While developed nations are calling for an immediate (and unrealistic) shift to a renewable energy future, African governments and stakeholders continue to work towards making energy poverty history across the continent. With over 600 million people living without access to electricity and over 900 million without access to clean cooking solutions, abandoning coal and its associated power generation infrastructure will cause detrimental impacts on African society while reversing any meaningful progress made to develop African economies.
Coal has long-played an important role in the energy mix of various African countries. Serving as an important baseload power source, sizeable domestic deposits and growing regional demand have led to countries such as South Africa, Zimbabwe, Botswana and more turning to coal to fuel economic growth and resilience. Coal itself represented 28% of Africa’s total electricity generated in 2021. Despite this, coal remains a highly controversial topic, with global stakeholders criminalizing the resources despite the crucial role it plays in powering economies.
Even in the face of a global energy crisis, developed countries in Europe – despite pressuring African states to abandon the resource – also turned to coal to power their economies, a testament to its significance, even in the energy transition climate. Germany, for example –representing the eight biggest coal producer and fourth biggest consumer globally – increased its coal imports by 12% last year in the face of the Russian-Ukraine conflict. In the same year, the UK approved the first new coal mine in nearly 30 years. However, these same countries state that coal has no future in Africa.
Africa does not have the privilege to simply abandon coal. The resource serves as one of the biggest baseload power sources for a number of countries continent-wide, and abandoning this source would result in no available energy to power healthcare, education, business, transport, and every other sector of the economy. South Africa, for example, relies on coal for 80% of its energy needs. Even though this reliance is expected to decrease as other power alternatives come online, by 2030, the resource will still account for 65% of the energy mix. Facing infrastructure breakdowns due to lack of investment in coal-power stations, South Africa now experiences blackouts of more than ten hours a day, a tragic situation given the 53 billion tons of coal reserves available in the country. Notwithstanding power supply, the coal industry employed over 93,000 people and contributed R480 billion to South Africa’s GDP in 2021. Abandoning coal would not only remove a viable power supply but worsen unemployment rates and stifle economic progress.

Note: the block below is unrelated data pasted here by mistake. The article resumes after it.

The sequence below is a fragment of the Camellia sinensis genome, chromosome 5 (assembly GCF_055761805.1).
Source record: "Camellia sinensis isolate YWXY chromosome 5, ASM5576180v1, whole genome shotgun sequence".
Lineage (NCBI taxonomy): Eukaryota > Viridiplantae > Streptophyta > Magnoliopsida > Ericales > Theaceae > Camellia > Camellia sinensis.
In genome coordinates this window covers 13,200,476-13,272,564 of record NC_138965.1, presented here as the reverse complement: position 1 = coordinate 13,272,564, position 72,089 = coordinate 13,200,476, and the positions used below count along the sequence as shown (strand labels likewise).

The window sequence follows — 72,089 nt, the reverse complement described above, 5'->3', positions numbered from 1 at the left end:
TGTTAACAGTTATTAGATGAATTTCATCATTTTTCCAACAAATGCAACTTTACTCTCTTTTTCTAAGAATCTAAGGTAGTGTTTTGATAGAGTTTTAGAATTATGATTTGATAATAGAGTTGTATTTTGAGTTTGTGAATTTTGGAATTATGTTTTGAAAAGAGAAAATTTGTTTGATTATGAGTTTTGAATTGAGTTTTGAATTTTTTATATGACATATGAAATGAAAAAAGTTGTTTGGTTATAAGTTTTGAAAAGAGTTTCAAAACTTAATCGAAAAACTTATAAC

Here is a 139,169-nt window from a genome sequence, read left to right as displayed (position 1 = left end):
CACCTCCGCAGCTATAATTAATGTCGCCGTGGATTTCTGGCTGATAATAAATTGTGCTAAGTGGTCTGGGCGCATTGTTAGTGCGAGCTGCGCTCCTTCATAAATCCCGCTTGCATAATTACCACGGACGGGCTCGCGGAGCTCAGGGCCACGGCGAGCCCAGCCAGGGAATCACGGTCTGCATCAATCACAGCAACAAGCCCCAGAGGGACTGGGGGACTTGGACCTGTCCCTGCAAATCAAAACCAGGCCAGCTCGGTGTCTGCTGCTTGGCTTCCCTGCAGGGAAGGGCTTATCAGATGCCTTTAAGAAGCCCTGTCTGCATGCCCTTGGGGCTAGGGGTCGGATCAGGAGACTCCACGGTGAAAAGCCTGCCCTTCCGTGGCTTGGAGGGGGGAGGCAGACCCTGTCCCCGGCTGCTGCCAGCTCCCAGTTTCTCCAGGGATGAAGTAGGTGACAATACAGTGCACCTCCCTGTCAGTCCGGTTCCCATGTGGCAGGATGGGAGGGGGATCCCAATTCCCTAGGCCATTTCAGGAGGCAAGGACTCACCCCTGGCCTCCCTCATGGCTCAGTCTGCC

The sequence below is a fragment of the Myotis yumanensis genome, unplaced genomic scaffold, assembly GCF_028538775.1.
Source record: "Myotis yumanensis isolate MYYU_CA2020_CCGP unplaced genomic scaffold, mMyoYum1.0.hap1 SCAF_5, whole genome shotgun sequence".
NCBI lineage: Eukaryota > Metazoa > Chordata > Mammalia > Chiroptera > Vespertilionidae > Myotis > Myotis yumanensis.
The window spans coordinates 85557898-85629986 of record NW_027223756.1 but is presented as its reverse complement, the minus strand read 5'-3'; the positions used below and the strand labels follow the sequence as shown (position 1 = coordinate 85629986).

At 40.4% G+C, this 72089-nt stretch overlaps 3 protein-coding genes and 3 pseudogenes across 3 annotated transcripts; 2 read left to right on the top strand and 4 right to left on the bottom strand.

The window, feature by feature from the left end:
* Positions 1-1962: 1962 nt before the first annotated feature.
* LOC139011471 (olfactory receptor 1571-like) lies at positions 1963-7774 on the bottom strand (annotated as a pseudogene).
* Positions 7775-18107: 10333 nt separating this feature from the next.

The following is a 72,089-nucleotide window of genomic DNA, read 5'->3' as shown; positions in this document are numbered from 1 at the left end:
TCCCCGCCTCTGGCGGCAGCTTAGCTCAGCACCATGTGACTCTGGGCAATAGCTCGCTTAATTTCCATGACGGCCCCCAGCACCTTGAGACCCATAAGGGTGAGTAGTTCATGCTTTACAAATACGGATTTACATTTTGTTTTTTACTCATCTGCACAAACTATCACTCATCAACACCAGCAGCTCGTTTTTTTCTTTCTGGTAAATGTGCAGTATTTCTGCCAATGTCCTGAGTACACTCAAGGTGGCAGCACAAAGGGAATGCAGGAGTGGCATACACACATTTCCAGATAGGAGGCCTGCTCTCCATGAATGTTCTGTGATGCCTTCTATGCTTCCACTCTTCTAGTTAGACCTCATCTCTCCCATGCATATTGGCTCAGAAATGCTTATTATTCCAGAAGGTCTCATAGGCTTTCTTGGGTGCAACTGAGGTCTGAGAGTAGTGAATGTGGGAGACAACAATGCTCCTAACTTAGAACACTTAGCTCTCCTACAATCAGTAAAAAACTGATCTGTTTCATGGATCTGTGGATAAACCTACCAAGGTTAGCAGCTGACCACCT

In neighboring countries this scenario is remarkably similar. Botswana relies on coal for 80% of its power needs while coal makes up 29% of Zimbabwe’s energy mix, a figure expected to increase as hydropower becomes increasingly unreliable. What kind of future, therefore, can we imagine if we abandon this resource?
Organization’s such as the World Coal Association recognize the role the resource plays in electrifying and industrializing economies. Committed to shaping a sustainable future for coal, the organization is spearheading various initiatives that aim to advance innovations in technology and sustainable coal practices. For Africa, these initiatives will be key for helping countries utilize coal in a sustainable manner.
During the continent’s premier event for the energy sector, African Energy Week (AEW) – taking place from October 16-20 this year in Cape Town – a panel discussion will explore the critical role coal continues to play in powering Africa’s economies. The session will be led by experts from across the regional and global energy sectors and will provide insight into the benefits of the resources, the measures being undertaken to promote sustainability and what the future for coal-fired power generations looks like in Africa.
“What the world is failing to understand, is that coal represents a vital part of Africa’s energy mix. If we were to abandon coal, countries such as South Africa, Zimbabwe, Zambia, Botswana and many others would be left in the dark, with no energy to power industry, provide electricity and support the economy. Access to energy is a human right: eliminating coal from Africa’s energy mix is infringing on that very right. The Chamber will continue to advocate for the role of coal in Africa. Yes, we understand that in order to protect the climate we need to transition to cleaner energy sources. But this transition must be strategic, gradual and take into consideration the needs of the economy. During AEW 2023, we will host a discussion on the role of coal in Africa and look forward to the various insights which will be provided,” states NJ Ayuk, Executive Chairman of the African Energy Chamber (AEC).
AEW is the AEC’s annual energy event uniting African policymakers with global investors to discuss the future of Africa’s energy sector. This year’s edition takes place under the theme, ‘The African Energy Renaissance: Prioritizing Energy Poverty, People, the Planet, Industrialization and Free Markets,’ and features a strong lineup of speakers from across the African and global energy landscape. For more information about attendance, sponsorship and partnership opportunities, visit www.AECWeek.com
Distributed by APO Group on behalf of African Energy Chamber.